5. Risk: The identification of the proposed investment's exposure to failure or underachievement



These five perspectives are weighted and defined in the Project Prioritization Criteria Matrix adopted by the TMC.  To view more detail on the criteria, click on the link below:

Project Prioritization Matrix


To read more about the strategy behind ranking projects, read the Gartner article at the link below:

Project Prioritization Article

State IT Plan 2011-13

Target Areas

The State IT Plan attempts to address the impacts of a serious and prolonged recession by targeting three areas:

  • Focuses on IT efficiencies and best practices that impact the bottom line
  • Identifies savings opportunities
  • Recommends ways to reduce and/or eliminate duplication

Business Function Strategies for Cost Savings

The State Plan describes the linkage between the business processes of government and the technology solutions that help enable them.  The business functions that have the highest cost-saving opportunities arise from the following strategies or themes:

  • Simplification
  • Consolidation
  • Privatization
  • Application Delivery
  • Mobility
  • Customer Segmentation (grouping similar customers together for better delivery of services)
  • Technology Roadmaps
  • Enterprise Architecture (standardizing hardware and software)


The State Plan recommends five near-term and four emerging work efforts in the Strategic Initiatives section. These initiatives parallel the vision of Governor Perdue for North Carolina, that is, jobs and economic recovery, career and college, ready set go, setting government straight, and safe communities. The identified strategic initiatives are as follows:

Near-Term Initiatives

  • Private Cloud / On-Demand Services

  • Portal and Citizen Access

  • Directory Services

  • Mobility and Unified Communications

  • Video and Web Conferencing Services

Emerging initiatives

  • Network Redesign

  • Governance Strategy

  • Client Computing Strategy

  • Enterprise Contracts

Some of the initiatives are further along and better defined than others because some independent work has already begun. Others are in the very early idea stage. The initiatives offer the real probability of reduced cost and improved services. These initiatives are further defined within this document.

Funding Strategy

The State IT Plan’s primary focus is the use of technology to reduce costs and improve service. As such the funding strategy emphasizes reinvestment of existing resources — not requests for new funds.  Given the current state budget crisis this plan prioritizes short-term efforts. The plan recognizes that recommendations and actions resulting from the INSA Program later in Spring 2011 may initiate sourcing activities directing IT resources toward some of the strategic initiatives. In addition, the plan proposes to reinvest and consolidate individual/duplicative agency IT spend as a means of providing a pool of money for many of these state-wide strategic initiatives.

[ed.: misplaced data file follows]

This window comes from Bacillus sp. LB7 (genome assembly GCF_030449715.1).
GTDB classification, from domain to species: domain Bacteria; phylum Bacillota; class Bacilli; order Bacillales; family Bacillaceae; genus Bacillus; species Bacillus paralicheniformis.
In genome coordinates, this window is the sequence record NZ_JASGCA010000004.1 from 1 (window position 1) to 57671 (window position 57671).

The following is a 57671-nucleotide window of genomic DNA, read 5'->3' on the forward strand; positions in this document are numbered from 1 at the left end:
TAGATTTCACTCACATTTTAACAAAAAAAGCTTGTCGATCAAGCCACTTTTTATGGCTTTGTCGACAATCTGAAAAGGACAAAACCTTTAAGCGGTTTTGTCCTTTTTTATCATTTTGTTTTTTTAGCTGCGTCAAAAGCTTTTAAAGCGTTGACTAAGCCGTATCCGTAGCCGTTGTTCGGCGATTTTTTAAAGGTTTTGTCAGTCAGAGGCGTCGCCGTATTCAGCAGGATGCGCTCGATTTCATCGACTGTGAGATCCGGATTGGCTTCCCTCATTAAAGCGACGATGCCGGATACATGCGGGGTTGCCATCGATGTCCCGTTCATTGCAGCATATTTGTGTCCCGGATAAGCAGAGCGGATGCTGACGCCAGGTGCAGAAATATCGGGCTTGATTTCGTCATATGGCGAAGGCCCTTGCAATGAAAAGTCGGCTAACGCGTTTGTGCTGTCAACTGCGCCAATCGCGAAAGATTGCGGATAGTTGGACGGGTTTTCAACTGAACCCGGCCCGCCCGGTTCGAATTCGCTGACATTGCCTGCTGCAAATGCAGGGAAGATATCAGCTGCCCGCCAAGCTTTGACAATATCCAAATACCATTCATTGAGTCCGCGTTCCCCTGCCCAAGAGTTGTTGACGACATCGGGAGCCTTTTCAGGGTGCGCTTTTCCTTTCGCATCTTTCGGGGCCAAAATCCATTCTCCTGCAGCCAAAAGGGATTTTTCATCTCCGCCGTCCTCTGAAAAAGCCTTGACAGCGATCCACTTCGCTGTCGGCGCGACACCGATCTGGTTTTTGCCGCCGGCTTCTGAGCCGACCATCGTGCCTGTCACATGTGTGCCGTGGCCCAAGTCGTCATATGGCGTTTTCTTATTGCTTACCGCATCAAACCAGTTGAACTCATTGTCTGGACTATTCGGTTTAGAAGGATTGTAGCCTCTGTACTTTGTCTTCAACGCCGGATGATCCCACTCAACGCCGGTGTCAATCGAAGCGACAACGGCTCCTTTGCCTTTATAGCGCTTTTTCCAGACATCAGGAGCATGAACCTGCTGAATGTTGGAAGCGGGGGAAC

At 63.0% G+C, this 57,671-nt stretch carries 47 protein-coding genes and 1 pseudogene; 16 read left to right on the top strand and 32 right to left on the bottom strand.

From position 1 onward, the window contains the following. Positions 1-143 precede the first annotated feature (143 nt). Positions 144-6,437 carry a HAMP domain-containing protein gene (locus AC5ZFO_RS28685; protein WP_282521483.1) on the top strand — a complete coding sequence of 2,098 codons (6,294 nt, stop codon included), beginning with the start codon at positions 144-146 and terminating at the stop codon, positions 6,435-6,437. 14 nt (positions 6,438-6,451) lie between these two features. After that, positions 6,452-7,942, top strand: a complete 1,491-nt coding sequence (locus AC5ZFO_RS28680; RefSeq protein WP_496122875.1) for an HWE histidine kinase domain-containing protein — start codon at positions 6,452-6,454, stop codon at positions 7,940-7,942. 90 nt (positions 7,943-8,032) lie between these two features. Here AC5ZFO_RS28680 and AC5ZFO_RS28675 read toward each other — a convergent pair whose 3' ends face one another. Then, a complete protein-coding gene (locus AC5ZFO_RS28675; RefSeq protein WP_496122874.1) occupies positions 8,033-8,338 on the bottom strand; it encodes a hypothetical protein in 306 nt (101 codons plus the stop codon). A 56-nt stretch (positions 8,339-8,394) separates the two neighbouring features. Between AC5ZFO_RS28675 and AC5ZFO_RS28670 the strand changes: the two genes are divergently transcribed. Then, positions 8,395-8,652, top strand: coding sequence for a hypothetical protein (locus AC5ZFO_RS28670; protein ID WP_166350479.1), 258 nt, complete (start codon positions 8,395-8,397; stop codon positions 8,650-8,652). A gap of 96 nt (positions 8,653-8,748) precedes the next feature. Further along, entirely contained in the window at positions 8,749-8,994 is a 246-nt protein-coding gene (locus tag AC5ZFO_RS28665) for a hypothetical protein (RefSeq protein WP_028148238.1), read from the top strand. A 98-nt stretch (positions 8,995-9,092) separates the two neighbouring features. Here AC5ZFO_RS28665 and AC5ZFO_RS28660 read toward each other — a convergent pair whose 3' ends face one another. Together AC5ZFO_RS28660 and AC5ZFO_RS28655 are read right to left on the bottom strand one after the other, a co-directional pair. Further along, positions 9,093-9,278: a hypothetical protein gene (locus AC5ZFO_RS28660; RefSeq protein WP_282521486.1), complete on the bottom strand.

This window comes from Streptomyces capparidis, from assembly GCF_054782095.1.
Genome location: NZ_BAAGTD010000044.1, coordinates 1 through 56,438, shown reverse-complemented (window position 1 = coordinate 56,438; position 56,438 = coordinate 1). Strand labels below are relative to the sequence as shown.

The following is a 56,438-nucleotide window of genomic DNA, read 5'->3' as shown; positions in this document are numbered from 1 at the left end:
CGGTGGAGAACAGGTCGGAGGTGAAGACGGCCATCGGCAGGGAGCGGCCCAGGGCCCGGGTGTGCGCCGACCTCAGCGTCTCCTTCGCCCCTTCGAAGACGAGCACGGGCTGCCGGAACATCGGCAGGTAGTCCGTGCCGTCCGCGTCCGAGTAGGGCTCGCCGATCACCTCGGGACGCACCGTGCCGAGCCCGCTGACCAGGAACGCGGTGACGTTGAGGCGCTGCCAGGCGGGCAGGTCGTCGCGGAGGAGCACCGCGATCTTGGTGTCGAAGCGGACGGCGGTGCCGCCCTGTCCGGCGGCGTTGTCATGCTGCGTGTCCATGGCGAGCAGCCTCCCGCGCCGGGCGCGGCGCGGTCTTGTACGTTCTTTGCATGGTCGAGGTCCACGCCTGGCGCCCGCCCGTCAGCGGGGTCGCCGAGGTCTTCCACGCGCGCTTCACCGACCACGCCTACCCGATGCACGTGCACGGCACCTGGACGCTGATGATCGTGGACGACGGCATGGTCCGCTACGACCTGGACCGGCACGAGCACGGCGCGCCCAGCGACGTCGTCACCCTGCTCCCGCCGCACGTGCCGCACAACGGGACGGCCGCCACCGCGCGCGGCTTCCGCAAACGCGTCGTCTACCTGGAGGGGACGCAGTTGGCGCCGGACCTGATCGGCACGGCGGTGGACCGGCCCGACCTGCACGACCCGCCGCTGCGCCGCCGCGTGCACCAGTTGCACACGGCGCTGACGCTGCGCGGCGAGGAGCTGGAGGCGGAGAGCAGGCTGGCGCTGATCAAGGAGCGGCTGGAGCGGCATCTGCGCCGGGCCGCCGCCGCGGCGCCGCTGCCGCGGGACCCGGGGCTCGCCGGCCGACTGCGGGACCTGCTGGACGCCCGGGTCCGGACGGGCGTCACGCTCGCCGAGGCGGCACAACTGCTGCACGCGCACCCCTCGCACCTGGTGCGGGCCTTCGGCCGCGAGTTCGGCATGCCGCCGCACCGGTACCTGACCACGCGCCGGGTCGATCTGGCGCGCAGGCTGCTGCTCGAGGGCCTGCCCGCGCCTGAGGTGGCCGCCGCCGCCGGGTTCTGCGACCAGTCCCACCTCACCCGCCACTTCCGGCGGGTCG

Other Statewide Planning Efforts

The State IT Plan does not exist in a vacuum; it coexists with a number of other noteworthy ongoing statewide initiatives which will likely have significant impact on the North Carolina IT landscape. The four programs identified are:

  • MCNC
  • Health Information Technology / Health Information Exchange
  • Race to the Top, K-12 education
  • NC School Technology Commission

Workforce Development (Moving from Internal Service Provider to Vendor Manager)

The State IT Plan envisages a profoundly different IT landscape and one where the IT workforce must adapt to new evolving roles. The role of IT may evolve from an internal service provider to more of a business peer in meeting customer needs. Going forward, IT and business roles may become closer and more integrated. These changes demand a business-capable IT workforce. The role of IT leadership will be more focused on contracting, vendor management, as well as monitoring service level agreements of vendors delivering services. In addition, business process management will become an integral part of strategic IT skills.

Strategic Relationships

The following table outlines the relationship of each of the planned and emerging initiatives to the overarching strategies listed in the Business Requirements section:

Initiatives Linked to Cost-Savings Strategies for Business Functions
 InitiativesSimplificationConsolidationPrivatizationApplication DeliveryMobilityCustomer SegmentationTechnology RoadmapsEnterprise Architecture
Near Term
Private Cloud/On Demand

Portal & Citizen Access


Directory Services

XX    XX
 Mobility & Unified CommunicationsXX XXXXX
 Video & Web ConferencingXX XXXX 
 Network RedesignXX X X X X X
 Governance StrategyXX      

Client Computing Strategy


X  X
  Enterprise Contracts     

To view the State IT Plan in its entirety, click on the link below:

State IT Plan 2011-13